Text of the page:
More Human Than Human

Sense of Human
Koresh Dance Company
Sunday, May 2, 2010
Suzanne Roberts Theater

Many artists struggle with complacency throughout their careers. Like Picasso, with his tumultuous ride through evolution, abandoning the fundamentals of foundation, becoming an artist adept in portraiture- from his blue period to cubism and abstraction, he managed to find his niche after many stages of development. The arts breed such versatile, chameleon characters. In music, in performance, in writing, in dance, there is the never ending desire of improvement. Not only does the artist have to struggle with becoming better, if not perfect, there is a perpetual labor involving the importance of innovation in order to stay relevant. It is a ghost that haunts the element of creation. It is no wonder then that Ronen Koresh has given us something unique and personally unprecedented in his newest work, “Sense of Human”.

I left the Suzanne Roberts theater impressed, confused, surprised, curious and for the first time, a little disappointed. This is no doubt one of the strongest pieces of choreography Koresh has assembled, but certainly a departure from his signature work. I went into the theater admittedly with a closed mind; I always expect a good show from the ensemble. After following the troupe for so long I was thrilled that the shows were sold out and I actually had to wait to get a ticket. Unfortunately I missed the Youth Ensemble, choreographed by the Assistant Artistic Director of the company and prominently featured principal dancer, Melissa Rector.

I was ushered in just in time to see “Passomezzo”, a commissioned work choreographed by Ohad Naharin, Artistic Director of the Batsheva Dance Company. “Passomezzo” was an intricate and witty pas de deux that boasted some intense athleticism and charming simplicity. The creative use of lifts and falls and body contact depicted the highs and lows of personal relationships between man and woman. There was no real creative design in the costumes or stage or lighting, that provided the audience with a blank canvas with which to see the elegant playfulness of the duet unfold. Elements of square dancing, jazz, modern and ballet technique were intertwined with a new sort of dance that is hard to put into words, but comes from a simple place that breaks down movement into simple gestures. The backdrop was a compilation of various types of music including traditional folk music. Overall, it was a quick and dirty representation that didn’t take itself too seriously and was perfectly executed despite the sheer difficulty of the piece.

After intermission it was on to “Sense of Human”. As the lights dimmed down, the red velvet curtain remained closed as a spotlight shone on part of the curtain, traveling across it from stage left to stage right as if a ring leader was about to appear. Dim, eerie, nostalgic music played in the background almost as if there was someone behind the curtain playing an old record player. The music dimmed and the curtain rose as the spotlight went out. The stage was bare with the back wall of the stage exposed, painted all black. A metal bar was half lowered near the front of the stage with an industrial style lamp hanging from it, positioned right over a solo dancer laying on the floor. This was a captivating centerpiece to start the show.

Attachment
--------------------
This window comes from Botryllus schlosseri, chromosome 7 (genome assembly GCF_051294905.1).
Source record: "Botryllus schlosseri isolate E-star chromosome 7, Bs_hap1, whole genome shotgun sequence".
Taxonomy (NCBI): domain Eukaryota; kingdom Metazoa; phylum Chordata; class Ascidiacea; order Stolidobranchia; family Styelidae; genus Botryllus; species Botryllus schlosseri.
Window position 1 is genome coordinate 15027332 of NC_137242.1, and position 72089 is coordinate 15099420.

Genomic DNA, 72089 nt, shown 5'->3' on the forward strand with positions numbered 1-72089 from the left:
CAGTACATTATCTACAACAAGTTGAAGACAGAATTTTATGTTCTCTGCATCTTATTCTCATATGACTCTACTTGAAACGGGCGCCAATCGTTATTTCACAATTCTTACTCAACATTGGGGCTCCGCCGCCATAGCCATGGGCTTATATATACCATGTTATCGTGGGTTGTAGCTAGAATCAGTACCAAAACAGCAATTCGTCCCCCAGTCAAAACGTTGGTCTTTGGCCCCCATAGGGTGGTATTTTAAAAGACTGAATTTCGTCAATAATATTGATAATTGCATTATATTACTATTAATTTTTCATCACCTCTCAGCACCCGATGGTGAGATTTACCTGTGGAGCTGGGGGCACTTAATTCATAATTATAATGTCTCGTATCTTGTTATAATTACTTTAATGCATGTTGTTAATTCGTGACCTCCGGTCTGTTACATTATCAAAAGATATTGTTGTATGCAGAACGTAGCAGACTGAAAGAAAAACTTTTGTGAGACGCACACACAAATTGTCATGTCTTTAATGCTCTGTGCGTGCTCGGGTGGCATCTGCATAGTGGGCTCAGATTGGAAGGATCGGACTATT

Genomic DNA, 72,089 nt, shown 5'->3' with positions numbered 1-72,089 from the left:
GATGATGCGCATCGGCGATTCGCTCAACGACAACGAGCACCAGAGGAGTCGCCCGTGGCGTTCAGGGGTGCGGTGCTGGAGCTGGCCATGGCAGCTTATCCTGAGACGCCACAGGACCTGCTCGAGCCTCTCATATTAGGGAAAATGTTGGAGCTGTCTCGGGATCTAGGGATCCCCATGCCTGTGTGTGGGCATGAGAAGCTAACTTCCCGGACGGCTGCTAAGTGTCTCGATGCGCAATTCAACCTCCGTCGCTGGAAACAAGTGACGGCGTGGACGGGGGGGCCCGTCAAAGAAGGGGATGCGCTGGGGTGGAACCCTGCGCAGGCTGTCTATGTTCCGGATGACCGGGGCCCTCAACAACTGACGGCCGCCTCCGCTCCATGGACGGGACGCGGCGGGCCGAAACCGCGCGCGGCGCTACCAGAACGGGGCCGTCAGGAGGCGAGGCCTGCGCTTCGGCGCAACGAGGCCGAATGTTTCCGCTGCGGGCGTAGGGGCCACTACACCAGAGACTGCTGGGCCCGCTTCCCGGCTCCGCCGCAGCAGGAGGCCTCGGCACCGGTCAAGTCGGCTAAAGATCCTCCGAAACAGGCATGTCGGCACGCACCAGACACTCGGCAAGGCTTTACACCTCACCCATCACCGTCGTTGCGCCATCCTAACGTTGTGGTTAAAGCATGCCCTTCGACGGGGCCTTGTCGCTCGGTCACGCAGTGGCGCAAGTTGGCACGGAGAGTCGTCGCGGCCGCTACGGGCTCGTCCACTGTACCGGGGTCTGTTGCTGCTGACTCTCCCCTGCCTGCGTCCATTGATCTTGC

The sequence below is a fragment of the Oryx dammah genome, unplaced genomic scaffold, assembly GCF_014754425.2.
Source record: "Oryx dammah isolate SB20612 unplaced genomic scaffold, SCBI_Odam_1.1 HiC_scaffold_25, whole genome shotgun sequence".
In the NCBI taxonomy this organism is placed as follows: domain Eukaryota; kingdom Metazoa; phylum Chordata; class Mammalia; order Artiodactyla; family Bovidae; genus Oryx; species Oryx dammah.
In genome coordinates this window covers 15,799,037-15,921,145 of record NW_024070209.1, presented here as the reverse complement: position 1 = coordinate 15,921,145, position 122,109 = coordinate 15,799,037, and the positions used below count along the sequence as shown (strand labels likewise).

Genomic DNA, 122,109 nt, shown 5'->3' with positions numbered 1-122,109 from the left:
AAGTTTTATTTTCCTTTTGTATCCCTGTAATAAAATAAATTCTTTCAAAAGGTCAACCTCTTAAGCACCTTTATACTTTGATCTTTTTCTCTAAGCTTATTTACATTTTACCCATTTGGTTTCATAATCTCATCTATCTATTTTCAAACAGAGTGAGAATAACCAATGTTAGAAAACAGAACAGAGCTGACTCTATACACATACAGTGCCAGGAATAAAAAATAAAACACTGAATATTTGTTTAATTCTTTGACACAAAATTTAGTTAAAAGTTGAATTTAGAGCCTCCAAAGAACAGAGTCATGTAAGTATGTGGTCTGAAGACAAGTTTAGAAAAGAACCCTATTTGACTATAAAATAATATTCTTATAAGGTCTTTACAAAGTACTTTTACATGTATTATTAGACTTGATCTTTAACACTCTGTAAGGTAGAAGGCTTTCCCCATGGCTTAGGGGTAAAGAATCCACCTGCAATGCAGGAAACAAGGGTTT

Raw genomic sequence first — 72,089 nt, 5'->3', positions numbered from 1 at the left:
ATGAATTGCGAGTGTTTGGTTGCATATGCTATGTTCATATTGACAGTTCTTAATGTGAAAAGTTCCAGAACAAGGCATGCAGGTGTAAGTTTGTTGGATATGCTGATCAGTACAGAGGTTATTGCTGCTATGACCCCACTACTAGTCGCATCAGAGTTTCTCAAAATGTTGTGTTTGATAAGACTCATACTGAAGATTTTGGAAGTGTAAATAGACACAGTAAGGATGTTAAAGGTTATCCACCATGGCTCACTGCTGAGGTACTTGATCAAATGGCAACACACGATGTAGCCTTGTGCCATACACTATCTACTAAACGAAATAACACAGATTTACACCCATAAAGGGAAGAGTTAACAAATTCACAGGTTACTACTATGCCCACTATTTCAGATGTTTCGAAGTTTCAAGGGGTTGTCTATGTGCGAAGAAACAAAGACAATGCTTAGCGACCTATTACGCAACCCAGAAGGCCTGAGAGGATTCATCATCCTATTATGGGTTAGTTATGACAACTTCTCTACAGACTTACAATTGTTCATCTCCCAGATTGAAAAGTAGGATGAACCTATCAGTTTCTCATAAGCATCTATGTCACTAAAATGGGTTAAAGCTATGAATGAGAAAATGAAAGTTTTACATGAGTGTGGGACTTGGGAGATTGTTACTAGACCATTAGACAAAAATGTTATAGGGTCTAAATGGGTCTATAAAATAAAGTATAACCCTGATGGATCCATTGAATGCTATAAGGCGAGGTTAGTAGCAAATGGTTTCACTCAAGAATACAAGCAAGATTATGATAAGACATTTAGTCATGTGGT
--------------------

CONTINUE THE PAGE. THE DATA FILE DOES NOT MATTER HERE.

After a short intro from the soloist onstage, soon the stage was crowded with company dancers dressed all in black wearing deconstructed costumes with exposed seams and uneven hems. This was the backdrop for the opening piece that had the namesake of the overall dance. The full company engaged in deep isolations and contractions of the body in almost animal-like form, crouching and kneeling, holding their arms and hands behind their necks, keeping their heads lowered. It was an intriguing start to the overall piece, creating a sense of drama and a raw passion that was thoroughly examined through this expository sequence.

The next section, entitled “Sometimes”, came about in one of the first of many incoherent transitions in which the dancers began a series of hard and soft movements the likes of leaps and turns and floor work. As they danced mercilessly, dialogue played in voiceover: “Sometimes I don’t know my name, where I’m going. Sometimes I get lost. Between the trees. Sometimes I feel like I’m drowning…sometimes I feel like I’m going to explode…”. At this point, we were left looking for definition in the words, trying to correlate the dialog to the movements. Much of the movement that was done by soloists detached from the overall chorus of dancers was lost due to unorthodox stage placements and choppy lighting, though it did create a sense of “being lost in a crowd”. It was an effective gesture from the choreographer but with the background of human sounds, humming and dialog, the piece was overwrought with depth, perhaps losing the simple meaning of the composition altogether.